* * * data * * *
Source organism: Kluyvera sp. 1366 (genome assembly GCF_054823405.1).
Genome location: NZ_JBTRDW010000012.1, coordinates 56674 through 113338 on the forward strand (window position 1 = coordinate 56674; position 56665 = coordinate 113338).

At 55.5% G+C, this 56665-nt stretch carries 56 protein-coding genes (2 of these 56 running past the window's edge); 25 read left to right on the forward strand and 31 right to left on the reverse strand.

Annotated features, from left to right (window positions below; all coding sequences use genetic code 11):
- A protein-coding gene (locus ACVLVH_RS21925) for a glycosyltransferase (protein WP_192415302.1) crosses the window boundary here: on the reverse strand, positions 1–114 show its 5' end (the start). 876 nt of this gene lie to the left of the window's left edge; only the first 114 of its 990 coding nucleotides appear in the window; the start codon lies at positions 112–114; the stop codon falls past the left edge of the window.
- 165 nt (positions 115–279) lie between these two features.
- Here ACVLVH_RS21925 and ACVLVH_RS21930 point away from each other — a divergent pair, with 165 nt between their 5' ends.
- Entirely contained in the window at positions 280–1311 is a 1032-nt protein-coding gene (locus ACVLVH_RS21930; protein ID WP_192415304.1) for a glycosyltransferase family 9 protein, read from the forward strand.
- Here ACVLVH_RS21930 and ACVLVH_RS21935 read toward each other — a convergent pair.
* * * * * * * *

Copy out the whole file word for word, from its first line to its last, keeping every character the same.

Source organism: Kluyvera sp. 1366 (genome assembly GCF_054823405.1).
Genome location: NZ_JBTRDW010000012.1, coordinates 56674 through 113338 on the forward strand (window position 1 = coordinate 56674; position 56665 = coordinate 113338).

At 55.5% G+C, this 56665-nt stretch carries 56 protein-coding genes (2 of these 56 running past the window's edge); 25 read left to right on the forward strand and 31 right to left on the reverse strand.

Annotated features, from left to right (window positions below; all coding sequences use genetic code 11):
- A protein-coding gene (locus ACVLVH_RS21925) for a glycosyltransferase (protein WP_192415302.1) crosses the window boundary here: on the reverse strand, positions 1–114 show its 5' end (the start). 876 nt of this gene lie to the left of the window's left edge; only the first 114 of its 990 coding nucleotides appear in the window; the start codon lies at positions 112–114; the stop codon falls past the left edge of the window.
- 165 nt (positions 115–279) lie between these two features.
- Here ACVLVH_RS21925 and ACVLVH_RS21930 point away from each other — a divergent pair, with 165 nt between their 5' ends.
- Entirely contained in the window at positions 280–1311 is a 1032-nt protein-coding gene (locus ACVLVH_RS21930; protein ID WP_192415304.1) for a glycosyltransferase family 9 protein, read from the forward strand.
- Here ACVLVH_RS21930 and ACVLVH_RS21935 read toward each other — a convergent pair.